ALAN KAY BIO
|| Dr. Alan Kay, President of Viewpoints Research
Institute, Inc.,and Senior Fellow at Hewlett Packard Labs and is best
known for the ideas of personal computing, the intimate laptop computer,
and the inventions of the now ubiquitous overlapping-window interface
and modern object-oriented programming. His deep interests in children
and education were the catalysts for these ideas, and they continue
to be a source of inspiration to him.
|One of the founders of the Xerox Palo Alto Research
Center, (PARC) he led one of the several groups that together developed
modern workstations (and the forerunners of the Macintosh), Smalltalk,
the overlapping window interface, Desktop Publishing, the Ethernet,
Laser printing, and network "client-servers."
Prior to his work at Xerox, Dr. Kay was a member of the University
of Utah ARPA research team that developed 3-D graphics. There he earned
a doctorate (with distinction) in 1969 for the development of the
first graphical object-oriented personal computer. He holds undergraduate
degrees in mathematics and molecular biology from the University of
Colorado. Kay also participated in the original design of the ARPANet,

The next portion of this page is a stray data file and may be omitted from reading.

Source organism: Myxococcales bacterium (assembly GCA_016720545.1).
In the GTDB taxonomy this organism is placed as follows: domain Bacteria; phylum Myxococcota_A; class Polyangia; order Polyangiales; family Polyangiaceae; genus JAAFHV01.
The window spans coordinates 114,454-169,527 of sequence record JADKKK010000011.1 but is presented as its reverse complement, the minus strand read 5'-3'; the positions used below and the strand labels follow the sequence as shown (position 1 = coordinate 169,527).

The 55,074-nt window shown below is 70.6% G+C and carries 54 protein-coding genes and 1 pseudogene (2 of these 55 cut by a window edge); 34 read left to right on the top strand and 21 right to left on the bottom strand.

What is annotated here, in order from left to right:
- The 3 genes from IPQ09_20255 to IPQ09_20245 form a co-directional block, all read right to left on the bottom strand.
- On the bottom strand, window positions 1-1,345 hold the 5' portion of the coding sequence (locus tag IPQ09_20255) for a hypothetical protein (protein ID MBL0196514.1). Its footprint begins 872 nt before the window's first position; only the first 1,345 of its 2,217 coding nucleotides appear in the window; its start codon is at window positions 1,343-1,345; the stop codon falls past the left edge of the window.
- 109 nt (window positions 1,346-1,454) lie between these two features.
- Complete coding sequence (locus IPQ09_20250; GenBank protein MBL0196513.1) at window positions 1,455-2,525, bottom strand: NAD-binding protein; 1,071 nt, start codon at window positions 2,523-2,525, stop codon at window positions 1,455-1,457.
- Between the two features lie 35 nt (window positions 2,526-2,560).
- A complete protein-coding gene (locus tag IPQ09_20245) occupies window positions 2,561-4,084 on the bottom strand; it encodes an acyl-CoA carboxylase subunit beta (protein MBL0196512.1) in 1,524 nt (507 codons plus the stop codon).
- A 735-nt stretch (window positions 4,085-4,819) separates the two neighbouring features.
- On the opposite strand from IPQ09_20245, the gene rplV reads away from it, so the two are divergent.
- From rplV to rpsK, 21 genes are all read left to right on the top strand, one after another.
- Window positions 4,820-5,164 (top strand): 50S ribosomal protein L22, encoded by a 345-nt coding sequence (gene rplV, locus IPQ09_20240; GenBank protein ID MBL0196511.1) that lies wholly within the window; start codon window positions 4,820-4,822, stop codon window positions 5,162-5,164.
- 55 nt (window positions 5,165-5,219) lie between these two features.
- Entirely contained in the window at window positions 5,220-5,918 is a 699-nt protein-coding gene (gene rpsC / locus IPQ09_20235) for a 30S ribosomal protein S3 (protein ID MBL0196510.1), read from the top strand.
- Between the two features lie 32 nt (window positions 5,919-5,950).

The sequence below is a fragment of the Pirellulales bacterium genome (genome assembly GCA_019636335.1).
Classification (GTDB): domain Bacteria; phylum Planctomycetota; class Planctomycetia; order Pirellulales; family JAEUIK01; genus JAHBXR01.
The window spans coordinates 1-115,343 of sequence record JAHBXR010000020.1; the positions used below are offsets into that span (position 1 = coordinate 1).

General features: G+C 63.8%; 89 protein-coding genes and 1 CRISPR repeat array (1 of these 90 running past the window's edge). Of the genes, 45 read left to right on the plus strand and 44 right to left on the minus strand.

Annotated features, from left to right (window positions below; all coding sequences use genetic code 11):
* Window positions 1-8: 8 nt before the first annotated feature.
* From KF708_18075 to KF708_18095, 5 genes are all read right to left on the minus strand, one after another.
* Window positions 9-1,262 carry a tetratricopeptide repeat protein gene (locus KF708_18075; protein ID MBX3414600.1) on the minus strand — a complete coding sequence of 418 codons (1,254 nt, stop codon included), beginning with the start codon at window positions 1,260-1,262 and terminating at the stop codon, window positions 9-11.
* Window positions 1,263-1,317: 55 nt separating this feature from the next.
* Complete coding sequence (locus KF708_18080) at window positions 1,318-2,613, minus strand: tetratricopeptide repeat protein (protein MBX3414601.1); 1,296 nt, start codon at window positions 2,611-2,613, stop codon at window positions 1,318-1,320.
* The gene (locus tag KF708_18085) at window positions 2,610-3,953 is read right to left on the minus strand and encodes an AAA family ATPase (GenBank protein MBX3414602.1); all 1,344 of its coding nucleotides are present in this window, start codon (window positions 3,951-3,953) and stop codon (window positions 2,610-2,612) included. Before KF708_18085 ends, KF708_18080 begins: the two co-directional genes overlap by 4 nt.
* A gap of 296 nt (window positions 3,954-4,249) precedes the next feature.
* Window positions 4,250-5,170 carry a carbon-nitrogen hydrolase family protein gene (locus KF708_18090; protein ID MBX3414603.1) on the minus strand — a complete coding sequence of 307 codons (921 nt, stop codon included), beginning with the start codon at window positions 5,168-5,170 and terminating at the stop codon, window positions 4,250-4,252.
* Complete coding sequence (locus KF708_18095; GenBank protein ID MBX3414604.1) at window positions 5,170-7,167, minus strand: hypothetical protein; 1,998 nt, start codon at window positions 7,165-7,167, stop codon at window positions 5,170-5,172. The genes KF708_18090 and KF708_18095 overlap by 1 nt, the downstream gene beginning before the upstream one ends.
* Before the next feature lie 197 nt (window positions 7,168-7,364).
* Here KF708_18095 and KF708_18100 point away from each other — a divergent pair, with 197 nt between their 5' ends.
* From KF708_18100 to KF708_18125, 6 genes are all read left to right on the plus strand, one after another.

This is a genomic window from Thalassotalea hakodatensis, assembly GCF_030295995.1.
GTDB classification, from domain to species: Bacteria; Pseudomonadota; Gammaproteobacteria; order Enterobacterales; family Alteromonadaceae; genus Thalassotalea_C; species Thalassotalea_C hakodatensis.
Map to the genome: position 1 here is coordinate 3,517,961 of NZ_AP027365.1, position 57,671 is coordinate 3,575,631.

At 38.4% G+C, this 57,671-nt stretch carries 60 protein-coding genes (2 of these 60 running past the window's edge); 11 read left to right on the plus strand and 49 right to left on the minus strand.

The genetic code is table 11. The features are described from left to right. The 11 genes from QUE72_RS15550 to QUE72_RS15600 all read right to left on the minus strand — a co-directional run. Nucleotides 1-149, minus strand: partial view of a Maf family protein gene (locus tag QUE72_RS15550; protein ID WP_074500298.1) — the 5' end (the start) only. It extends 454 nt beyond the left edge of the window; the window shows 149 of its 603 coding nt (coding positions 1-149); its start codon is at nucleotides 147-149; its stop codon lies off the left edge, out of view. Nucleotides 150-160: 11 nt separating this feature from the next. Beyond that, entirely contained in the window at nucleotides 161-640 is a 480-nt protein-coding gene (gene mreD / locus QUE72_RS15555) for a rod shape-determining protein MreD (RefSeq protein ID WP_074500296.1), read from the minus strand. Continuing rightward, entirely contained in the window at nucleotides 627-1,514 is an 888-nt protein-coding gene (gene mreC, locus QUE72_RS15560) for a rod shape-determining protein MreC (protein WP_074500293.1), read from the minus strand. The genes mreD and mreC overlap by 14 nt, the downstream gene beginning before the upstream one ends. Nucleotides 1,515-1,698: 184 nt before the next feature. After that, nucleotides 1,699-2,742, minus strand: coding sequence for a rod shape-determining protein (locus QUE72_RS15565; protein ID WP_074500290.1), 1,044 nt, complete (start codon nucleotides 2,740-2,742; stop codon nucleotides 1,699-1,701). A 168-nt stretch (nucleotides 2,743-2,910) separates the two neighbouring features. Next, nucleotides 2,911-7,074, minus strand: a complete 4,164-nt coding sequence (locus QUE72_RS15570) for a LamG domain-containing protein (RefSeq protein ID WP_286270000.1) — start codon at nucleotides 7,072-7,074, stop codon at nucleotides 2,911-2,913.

which later became the Internet.
After Xerox PARC, Kay was Chief Scientist of Atari, a Fellow of Apple
Computer for 12 years, and then for 5 years Vice President of Research
and Development at The Walt Disney Company. In 2001 he founded Viewpoints
Research Institute, a non-profit organization located in Glendale,
CA., and in 2002 he joined the Hewlett-Packard Co. as a Senior Fellow.
|Dr. Kay has received numerous honors, including the ACM Software
Systems Award, the ACM Outstanding Educator Award, the J-D Warnier
Prix D'Informatique and the NEC 2001 C&C Prize. He has been elected
a Fellow of the American Academy of Arts and Sciences, the National
Academy of Engineering, the Royal Society of Arts, and the Computer
Museum History Center. He is a recipient of the ZeroOne Award from
the University of Berlin, and recently received an honorary doctorate
degree from the Royal Institute of Technology (KTH). He was inducted
into the Utah Information Technology Association (UITA) as a "Hall
of Fame Member, November 2003. He was awarded the Draper Prize by
the National Academy of Engineering in May 2004 and has recently been
given an appointment as Sr. Scientist with the Division of Information
Technology at the University of Wisconsin - Madison. In June of 2004
He was accorded the Turing award from the Association for Computing
Machinery; Also in June of 2004 he was declared a Kyoto Prize Laureate
in advanced technology by the Inamori Foundation.
|A former professional jazz guitarist, composer, and
theatrical designer, he is now an amateur classical pipe organist.